AirFair has a collection of research articles about the health effect of airports, including air and noise pollution. If you would like to read any of these research studies, please contact AirFair by email, phone, or letter.
A general finding in studies of the effects of noise on cognition and human performance is that the task be performed has to be complex and cognitively demanding (cf Smith, 1989; 1992) to be negatively affected by noise. Tasks that are simple and repetitive are unaffected by noise, and if the task is boring, simple enough or well learned, noise may even improve performance. Thus, a search for noise sensitive tasks must focus on tasks and are have some complexity and are taxing the cognitive resources.
Aircraft noise raises blood pressure even whilst people are sleeping, says study Researchers find noticeable increase in blood pressure after 'noise event' over 35 decibels - Dr Lars Jarup imperial College, London, UK
Night-time noise from aircraft or traffic can increase a person's blood pressure even if it does not wake them, according to a new study published today in the European Heart Journal. Read entire article>>
A homeowner who brought the first in a series of noise pollution court cases against Zurich airport has been awarded SFr170,000 ($160,000) compensation.
The Federal Court ordered airport operators Unique to compensate for lost property value. The ruling could open the floodgates for thousands of similar claims, costing up to an estimated SFr1.2 billion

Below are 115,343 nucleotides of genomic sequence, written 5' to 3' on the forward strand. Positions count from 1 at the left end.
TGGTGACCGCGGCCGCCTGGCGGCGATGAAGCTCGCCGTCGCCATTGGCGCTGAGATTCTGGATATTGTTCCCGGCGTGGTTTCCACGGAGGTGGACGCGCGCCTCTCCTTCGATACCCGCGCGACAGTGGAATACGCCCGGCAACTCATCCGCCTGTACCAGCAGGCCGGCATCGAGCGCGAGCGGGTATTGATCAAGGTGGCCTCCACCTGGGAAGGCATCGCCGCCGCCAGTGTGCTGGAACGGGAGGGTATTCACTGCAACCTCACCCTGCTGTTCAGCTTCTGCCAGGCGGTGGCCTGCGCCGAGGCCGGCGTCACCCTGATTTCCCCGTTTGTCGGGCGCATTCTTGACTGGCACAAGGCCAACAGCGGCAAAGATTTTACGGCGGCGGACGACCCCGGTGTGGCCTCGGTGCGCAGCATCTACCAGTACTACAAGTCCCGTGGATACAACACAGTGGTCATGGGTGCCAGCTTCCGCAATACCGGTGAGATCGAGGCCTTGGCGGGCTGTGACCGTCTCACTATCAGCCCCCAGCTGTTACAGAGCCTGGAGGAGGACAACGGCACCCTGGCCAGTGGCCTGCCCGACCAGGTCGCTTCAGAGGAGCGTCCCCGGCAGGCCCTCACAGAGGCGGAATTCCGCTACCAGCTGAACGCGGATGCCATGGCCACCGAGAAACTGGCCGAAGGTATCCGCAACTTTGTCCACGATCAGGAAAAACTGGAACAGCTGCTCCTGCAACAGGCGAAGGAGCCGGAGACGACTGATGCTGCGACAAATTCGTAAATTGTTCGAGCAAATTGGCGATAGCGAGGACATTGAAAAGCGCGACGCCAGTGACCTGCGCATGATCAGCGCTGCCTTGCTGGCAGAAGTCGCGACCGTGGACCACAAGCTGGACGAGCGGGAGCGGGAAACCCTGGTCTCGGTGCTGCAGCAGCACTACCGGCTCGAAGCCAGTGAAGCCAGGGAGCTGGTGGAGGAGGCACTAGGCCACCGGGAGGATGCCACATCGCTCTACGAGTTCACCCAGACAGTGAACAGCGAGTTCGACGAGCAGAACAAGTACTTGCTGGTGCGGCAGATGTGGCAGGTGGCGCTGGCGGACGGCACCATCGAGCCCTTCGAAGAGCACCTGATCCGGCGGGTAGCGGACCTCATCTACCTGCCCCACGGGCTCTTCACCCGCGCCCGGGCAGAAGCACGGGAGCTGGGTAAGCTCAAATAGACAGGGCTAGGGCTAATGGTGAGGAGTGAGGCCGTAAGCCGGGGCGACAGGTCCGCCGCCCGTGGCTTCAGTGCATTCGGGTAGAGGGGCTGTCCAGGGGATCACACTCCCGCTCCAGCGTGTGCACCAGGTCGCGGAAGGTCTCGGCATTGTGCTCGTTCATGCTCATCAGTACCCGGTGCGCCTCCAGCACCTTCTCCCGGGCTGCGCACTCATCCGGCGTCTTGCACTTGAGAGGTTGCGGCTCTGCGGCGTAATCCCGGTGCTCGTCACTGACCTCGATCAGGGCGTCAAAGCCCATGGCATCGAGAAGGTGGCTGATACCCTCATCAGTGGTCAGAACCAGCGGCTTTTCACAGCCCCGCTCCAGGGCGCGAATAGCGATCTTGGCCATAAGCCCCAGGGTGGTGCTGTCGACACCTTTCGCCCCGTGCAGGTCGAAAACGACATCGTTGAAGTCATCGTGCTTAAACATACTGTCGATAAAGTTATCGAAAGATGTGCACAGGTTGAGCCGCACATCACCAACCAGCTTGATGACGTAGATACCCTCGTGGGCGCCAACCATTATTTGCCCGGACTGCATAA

Working Paper 2005-06 Revised January 2008 Federal Reserve Bank of St. Louis Research Division
Airport-Related Noise, Proximity, and Housing Prices in Atlanta Jeffrey P. Cohen and Cletus C. Coughlin
The authors find strong evidence indicating that the prices of houses
near the Atlanta airport were affected positively by declining noise
levels. The magnitude of the resulting impact on housing prices,
roughly 20 percent, is substantial.
Read study here>>
Before the opening of the new Munich International Airport and the termination of the old airport, children near both sites were recruited into aircraft-noise groups (aircraft noise at present or pending) and control groups with no aircraft noise (closely matched for socioeconomic status).
A total of 326 children (mean age 5 10.4 years) took part in three data-collection waves, one before and two after the switch-over of the airports. After the switch, long-term memory and reading were impaired in the noise group at the new airport. and improved in the formerly noise-exposed group at the old airport. Short-term memory also improved in the latter group after the old airport was closed.
At the new airport, speech perception was impaired in the newly noise-exposed group. Mediational analyses suggest that poorer reading was not mediated by speech perception, and that impaired recall was in part mediated by reading.